Today on The Gottman Relationship Blog, we take a break from our regularly scheduled programming to share an article of interest – an opinion piece from The New York Times. The writer is none other than our favorite MIT professor, Sherry Turkle. Remember her from our recent series on relationships in the Digital Age? See more here.
In her most recent article, Turkle continues to deconstruct the psychological and social implications of virtual comunication, this time focusing on the effect of the “selfie” revolution on our relationships with ourselves and with others. It is noteworthy that “selfie” was recently named the 2013 Word of the Year by Oxford Dictionaries. You can read the full announcement here.
Turkle wonders if we can be distracted from our relationship with technology long enough to truly turn towards each other. She explains that, although we constantly put those around us on pause to catch up on the stream of notifications inundating us from cyberspace, “We don’t experience interruptions as disruptions anymore. But they make it hard to settle into serious conversations with ourselves and with other people because emotionally, we keep ourselves available to be taken away from everything.”
Turkle comes up against a lot of criticism, dismissed by some as a proliferator of extreme, apocalyptic prophecies with a personal vendetta against (and limited understanding of) virtual communication. But Turkle isn’t set on globally condemning modern technology. Like most, she celebrates the power of technology to connect people across time and space. But she questions our ability to make and maintain deep, meaningful, and emotionally fulfilling connections in the presence of our devices. She suggests that the endless distraction that they create poses a threat to our very ability to simply and fully enjoy each other’s company.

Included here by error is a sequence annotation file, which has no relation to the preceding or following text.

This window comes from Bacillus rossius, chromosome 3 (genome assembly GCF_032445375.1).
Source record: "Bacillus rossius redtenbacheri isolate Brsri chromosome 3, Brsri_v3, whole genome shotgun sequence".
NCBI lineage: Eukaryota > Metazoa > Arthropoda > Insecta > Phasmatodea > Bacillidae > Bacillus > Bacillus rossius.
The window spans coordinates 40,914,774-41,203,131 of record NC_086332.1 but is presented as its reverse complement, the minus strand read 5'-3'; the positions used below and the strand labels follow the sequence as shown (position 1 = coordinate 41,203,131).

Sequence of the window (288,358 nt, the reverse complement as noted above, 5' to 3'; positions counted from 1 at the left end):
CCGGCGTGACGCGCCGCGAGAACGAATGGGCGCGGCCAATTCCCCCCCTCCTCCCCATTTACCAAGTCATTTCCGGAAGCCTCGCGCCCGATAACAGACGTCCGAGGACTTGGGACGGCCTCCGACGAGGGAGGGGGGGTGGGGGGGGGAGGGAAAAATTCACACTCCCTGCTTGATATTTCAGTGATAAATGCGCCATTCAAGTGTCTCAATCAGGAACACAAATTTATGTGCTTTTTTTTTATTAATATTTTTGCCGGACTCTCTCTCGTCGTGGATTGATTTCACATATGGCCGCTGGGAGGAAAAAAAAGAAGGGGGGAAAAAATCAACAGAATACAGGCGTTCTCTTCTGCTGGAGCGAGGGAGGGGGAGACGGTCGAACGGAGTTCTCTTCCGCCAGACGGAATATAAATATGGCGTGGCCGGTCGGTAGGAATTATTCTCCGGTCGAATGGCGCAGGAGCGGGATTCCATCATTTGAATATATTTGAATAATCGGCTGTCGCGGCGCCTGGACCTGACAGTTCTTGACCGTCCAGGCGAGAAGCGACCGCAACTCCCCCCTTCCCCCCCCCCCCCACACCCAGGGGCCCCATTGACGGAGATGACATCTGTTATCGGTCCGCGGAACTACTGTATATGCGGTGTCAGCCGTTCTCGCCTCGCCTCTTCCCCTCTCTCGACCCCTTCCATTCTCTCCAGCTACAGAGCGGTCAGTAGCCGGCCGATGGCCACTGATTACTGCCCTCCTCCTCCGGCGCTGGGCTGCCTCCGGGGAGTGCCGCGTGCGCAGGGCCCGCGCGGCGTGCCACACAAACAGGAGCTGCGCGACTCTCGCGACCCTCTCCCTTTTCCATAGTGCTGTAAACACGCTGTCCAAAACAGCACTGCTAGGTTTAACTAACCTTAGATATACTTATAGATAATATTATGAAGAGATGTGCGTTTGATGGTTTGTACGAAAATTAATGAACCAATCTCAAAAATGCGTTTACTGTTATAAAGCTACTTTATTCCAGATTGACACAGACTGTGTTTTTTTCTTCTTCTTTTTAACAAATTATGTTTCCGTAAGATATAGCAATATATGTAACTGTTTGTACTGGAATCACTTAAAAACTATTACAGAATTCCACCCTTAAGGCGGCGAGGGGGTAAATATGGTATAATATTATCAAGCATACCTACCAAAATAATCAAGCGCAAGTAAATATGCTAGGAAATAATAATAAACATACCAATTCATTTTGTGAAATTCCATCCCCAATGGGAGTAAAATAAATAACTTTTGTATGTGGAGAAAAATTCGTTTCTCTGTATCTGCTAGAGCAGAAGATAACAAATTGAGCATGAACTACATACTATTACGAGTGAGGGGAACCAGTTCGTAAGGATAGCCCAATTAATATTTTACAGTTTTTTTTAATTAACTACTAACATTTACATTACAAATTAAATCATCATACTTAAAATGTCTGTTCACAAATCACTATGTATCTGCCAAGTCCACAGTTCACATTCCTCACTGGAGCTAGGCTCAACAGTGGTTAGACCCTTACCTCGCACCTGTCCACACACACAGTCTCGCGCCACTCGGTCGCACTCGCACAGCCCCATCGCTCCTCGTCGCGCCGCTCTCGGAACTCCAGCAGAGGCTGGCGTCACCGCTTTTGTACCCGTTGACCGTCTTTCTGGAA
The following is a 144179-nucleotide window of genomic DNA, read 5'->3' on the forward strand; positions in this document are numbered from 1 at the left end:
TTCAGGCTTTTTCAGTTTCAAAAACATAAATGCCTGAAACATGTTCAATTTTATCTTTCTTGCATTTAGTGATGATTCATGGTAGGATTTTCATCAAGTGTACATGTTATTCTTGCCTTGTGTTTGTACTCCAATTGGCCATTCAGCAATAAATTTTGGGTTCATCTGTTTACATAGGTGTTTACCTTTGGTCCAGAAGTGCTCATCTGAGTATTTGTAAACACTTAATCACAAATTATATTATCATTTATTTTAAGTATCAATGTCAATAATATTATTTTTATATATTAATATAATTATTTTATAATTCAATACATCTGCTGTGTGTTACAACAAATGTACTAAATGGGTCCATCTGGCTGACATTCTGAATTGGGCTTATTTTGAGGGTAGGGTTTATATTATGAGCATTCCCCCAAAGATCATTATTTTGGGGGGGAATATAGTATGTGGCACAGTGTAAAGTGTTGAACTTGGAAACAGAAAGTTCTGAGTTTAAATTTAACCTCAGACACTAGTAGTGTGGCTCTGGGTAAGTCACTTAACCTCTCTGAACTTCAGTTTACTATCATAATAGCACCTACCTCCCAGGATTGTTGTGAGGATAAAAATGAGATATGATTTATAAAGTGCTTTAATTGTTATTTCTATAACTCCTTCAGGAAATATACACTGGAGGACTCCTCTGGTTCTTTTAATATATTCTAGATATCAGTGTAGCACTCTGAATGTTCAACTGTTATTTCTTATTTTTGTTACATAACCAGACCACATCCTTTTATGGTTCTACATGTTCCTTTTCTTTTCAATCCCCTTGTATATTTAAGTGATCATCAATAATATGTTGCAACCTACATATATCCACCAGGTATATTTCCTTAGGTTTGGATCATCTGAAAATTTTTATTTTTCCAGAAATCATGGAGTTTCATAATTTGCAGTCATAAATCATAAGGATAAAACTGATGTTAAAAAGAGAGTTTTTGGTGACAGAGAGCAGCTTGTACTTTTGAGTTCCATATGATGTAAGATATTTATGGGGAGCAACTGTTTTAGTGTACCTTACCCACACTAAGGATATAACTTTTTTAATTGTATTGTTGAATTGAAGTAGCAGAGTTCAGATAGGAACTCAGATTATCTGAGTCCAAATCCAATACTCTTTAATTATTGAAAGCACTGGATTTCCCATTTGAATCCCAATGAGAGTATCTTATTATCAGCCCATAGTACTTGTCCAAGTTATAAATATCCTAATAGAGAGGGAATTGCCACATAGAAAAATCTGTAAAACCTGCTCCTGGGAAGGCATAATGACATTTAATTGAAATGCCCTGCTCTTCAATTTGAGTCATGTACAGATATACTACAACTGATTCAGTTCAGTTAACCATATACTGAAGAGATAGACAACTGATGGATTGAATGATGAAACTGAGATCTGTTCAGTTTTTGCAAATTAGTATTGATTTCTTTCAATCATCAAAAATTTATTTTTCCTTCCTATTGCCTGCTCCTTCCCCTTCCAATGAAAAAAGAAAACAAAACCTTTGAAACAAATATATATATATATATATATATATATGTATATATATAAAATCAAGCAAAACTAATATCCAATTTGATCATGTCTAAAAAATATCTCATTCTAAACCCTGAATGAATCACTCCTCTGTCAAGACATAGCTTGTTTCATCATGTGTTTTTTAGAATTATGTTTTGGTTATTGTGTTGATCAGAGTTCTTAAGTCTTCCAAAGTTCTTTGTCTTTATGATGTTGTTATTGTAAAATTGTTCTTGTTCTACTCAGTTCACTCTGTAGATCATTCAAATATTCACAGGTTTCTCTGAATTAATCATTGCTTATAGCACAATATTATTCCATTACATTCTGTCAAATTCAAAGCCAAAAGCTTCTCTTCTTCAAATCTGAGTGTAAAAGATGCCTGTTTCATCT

The truth is that the completely optimistic outlook with which Turkle began her research decades ago – the belief that technology would give us tools to grow closer to ourselves and to each other – evolved with the evolution of these tools.
The stories that Turkle has collected and now shares with her readers provide answers to questions that few feel comfortable asking in public. Many people connect with her message, relieved to discover that they are not alone in experiencing stress as a result of the tech revolution. That others share their frustration with and anxiety about virtual communication. That they are in good company when struggling with the disconnecting effects of connectivity in the Digital Age.
The article we share today ends with a poignant call to action:
A 14-year-old girl tells me how she gets her device-smitten father to engage with her during dinner: “Dad, stop Googling. I don’t care about the right answer. I want to talk to you.” A 14-year-old boy reflects: “Don’t people know that sometimes you can just look out the window of a car and see the world go by and it is wonderful. You can think. People don’t know that.” The selfie, like all technology, causes us to reflect on our human values. This is a good thing because it challenges us to figure out what they really are.
Think about your own use of technology. Do you notice yourself or your loved ones falling into patterns that prevent you from fully connecting? Do you find yourself disconnected in intimate situations – in bed with your partner, on a lunch date with a friend, at the dinner table with your family? As the holidays approach (and even after they depart!) we encourage you, à la Turkle, to take advantage of opportunities to be fully present and turn towards bids for emotional connection. To set aside your cell phones, pagers, and laptops and deeply connect with the ones you love.
More in The Archives